|Thomas Staubo||27/02/2017 10:02:57|
47 forum posts
3463 forum posts
Wow. She looks great.
If she's too light then crates of beer make good ballast
Keep us updated please, a video on her first steaming day would be great
|817 forum posts|
Trouble is - the beer 'evaporates' during a cruise on a hot day I find, which reduces the ballast weight.
|John Olsen||27/02/2017 20:29:42|
|965 forum posts|
Hi All, thanks for the kind remarks. As Bazyle noted, there are more pics in my album and I will try to add some more later.
Ok, so as requested a few more details. As you might know, the speed of a displacement hull like this is mostly limited by the wave drag. A long hull is easier to drive than a short one. Because of its weight a steam plant has to sit in the middle of the boat, thus taking up what would otherwise be the most useful space. The concept then was to make the hull long and narrow in order to get some useful space in the ends. The question becomes how long and narrow can we safely make the hull. Since the boat was to be trailable, one restriction is the the permissable length behind the towing vehicle. When I started, this was quoted as being 10 metres behind the towball. Allowing a bit of clearance at the front, this gave the thirty foot length. The next problem is keeping the weight within limits, and also obtaining stability. A steam plant requires a large propeller, which implies a fairly deep hull. The total weight must be enough to keep the prop immersed, so a large beam would mean that the hull had to be quite heavy. So the beam was kept quite narrow, at 6 feet. The hull has a steep rise of floor (V shaped) which reduces the displacement. My naval architect went to work on all these constraints and came up with the design you see. The design weight to bring her down to her marks is 2.4 tonnes. At present the bare hull without the plant weighs just on 1tonne, which includes about 150 kg of lead ballast built into the keelson. The boiler weighs about 400 kilos and the engine maybe about 100. For the launching we filled all the tanks we could with water, so maybe another 200 kg there. The design draft is 2 foot 6 inches. We can reduce this to two feet by putting on a different skeg and a smaller propeller, at some cost to efficiency.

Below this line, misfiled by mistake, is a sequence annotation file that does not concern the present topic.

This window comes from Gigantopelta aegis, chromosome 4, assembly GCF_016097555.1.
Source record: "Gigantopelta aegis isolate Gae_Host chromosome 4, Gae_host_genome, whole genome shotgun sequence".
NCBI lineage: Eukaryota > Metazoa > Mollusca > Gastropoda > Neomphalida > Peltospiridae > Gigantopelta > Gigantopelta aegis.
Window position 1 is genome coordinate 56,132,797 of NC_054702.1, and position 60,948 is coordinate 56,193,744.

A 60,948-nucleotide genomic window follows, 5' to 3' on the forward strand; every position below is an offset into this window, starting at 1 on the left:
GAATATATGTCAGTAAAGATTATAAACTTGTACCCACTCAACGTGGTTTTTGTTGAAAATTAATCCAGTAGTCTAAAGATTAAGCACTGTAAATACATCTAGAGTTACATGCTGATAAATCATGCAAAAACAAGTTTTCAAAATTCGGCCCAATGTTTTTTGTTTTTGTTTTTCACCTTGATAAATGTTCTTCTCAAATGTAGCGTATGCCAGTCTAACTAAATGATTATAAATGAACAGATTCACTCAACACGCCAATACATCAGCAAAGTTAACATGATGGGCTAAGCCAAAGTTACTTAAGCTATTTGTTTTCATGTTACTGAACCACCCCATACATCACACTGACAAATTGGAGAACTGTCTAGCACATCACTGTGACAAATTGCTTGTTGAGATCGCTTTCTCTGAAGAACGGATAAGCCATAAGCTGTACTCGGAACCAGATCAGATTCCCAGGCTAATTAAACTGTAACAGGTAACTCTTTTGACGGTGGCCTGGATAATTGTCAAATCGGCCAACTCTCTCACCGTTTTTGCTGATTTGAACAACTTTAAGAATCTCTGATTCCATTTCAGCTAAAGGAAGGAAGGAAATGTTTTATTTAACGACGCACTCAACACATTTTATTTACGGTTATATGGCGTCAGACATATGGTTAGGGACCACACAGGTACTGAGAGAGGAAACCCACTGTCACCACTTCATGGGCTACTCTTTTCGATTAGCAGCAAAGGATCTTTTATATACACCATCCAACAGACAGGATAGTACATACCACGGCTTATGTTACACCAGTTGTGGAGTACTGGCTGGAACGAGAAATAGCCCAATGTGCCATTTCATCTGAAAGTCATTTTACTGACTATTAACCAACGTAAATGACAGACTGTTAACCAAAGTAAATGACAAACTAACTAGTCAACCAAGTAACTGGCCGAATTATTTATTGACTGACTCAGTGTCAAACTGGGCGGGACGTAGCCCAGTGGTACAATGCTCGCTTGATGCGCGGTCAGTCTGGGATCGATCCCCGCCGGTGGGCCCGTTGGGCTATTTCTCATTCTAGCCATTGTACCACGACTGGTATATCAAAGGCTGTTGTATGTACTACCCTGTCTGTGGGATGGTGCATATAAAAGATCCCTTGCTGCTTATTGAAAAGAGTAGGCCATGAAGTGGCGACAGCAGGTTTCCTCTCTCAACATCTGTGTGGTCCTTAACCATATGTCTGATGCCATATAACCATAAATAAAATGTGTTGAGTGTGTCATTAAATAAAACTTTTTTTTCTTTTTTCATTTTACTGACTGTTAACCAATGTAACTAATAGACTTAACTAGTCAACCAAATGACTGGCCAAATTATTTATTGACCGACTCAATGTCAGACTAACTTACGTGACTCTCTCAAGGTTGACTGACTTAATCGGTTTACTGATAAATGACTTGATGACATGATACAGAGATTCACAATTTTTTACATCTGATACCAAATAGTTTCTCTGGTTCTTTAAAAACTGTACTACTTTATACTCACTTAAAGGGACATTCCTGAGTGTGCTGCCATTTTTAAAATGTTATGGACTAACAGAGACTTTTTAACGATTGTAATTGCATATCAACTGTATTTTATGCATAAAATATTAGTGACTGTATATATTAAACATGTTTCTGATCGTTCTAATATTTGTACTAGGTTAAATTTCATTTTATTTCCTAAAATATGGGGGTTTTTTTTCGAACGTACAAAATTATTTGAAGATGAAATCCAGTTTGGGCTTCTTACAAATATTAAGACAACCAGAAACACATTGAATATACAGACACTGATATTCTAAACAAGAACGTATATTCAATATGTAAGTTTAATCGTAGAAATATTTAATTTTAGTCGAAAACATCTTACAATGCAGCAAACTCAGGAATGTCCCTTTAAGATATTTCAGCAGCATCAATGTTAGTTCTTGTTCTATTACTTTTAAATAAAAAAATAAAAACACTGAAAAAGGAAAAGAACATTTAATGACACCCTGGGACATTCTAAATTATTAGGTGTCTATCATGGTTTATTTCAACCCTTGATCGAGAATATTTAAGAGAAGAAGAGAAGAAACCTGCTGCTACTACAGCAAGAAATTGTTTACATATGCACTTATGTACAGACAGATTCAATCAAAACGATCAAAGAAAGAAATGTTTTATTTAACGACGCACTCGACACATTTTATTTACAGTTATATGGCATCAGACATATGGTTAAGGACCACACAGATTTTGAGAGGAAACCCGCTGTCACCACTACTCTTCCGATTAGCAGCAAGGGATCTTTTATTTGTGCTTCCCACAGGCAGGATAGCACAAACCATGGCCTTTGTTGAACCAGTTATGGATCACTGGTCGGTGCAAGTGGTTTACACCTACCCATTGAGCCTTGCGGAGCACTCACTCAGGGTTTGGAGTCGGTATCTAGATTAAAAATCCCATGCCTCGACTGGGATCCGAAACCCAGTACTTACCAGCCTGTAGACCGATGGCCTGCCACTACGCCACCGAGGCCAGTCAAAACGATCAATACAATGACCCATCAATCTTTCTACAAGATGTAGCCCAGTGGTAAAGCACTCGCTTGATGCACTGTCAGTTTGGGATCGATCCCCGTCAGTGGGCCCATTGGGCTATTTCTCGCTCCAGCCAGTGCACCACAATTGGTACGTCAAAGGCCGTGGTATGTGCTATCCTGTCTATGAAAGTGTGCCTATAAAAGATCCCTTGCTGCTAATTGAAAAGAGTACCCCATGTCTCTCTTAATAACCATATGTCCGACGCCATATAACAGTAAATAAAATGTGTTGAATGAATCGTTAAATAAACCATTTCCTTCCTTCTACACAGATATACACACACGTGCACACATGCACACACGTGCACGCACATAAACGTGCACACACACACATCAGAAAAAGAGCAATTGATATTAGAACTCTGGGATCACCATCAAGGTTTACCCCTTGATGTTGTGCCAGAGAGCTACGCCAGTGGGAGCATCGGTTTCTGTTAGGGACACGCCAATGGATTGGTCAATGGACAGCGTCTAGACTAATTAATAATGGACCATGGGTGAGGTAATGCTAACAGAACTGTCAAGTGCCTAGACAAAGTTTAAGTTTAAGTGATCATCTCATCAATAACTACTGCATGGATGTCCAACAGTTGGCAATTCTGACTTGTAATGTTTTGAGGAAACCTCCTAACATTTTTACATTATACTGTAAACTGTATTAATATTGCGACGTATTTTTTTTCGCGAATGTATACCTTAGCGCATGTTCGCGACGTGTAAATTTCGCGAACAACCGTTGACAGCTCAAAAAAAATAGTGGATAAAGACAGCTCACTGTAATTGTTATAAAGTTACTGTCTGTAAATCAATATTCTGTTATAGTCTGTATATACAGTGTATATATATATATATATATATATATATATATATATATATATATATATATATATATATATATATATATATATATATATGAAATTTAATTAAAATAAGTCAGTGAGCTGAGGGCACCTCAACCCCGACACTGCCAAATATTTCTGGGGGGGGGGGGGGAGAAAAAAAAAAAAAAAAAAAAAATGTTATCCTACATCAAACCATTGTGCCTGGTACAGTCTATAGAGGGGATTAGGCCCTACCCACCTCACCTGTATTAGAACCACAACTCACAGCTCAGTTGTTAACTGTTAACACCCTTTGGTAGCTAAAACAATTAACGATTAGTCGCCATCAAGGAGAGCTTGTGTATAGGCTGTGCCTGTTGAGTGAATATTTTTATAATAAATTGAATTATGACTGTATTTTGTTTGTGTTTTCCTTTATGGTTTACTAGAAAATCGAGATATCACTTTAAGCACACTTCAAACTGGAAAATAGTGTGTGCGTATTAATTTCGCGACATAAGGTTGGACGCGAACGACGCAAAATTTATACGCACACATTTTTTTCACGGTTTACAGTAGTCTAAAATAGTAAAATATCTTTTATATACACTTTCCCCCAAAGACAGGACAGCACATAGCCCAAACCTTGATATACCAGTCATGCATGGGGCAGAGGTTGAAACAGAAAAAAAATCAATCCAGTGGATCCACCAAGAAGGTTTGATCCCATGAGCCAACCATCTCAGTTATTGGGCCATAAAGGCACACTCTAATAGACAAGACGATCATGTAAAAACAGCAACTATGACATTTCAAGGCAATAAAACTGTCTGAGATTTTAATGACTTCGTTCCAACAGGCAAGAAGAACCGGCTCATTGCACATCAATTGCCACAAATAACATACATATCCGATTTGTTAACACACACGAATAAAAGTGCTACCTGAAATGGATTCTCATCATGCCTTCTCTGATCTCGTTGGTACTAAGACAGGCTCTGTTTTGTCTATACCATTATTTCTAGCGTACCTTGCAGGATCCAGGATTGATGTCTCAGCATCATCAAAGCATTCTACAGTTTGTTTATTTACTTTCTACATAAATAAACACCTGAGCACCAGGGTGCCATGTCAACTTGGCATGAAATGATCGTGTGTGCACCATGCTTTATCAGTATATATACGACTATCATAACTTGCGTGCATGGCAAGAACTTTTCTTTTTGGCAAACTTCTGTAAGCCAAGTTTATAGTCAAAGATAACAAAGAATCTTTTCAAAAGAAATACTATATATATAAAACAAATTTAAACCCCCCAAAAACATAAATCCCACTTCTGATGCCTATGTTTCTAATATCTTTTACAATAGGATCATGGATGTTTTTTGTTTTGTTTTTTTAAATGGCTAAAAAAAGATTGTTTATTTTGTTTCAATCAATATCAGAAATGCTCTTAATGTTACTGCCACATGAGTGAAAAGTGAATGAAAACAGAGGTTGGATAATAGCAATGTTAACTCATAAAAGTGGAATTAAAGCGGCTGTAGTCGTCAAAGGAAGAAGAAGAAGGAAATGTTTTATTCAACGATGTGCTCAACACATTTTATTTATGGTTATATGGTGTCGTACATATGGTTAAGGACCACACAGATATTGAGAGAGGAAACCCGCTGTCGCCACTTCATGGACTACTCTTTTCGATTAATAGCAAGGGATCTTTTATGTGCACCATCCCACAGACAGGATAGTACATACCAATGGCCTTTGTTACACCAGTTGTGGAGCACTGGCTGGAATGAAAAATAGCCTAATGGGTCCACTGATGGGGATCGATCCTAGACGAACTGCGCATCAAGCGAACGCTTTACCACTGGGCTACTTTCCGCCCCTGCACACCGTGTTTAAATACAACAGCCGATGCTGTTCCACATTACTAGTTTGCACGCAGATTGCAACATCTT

The hull is built with cedar strip planking, glassed inside and out. The keelson is Jarrah, a heavy Australian timber, which adds some weight and strength where it is needed. The deck is a 19mm foam core with 3mm ply inside and out. On top it is planked with a 5mm thickness of New Zealand Kauri, joggled and caulked to look like a proper planked deck. The cabin roof is also done with a foam core and the thin ply.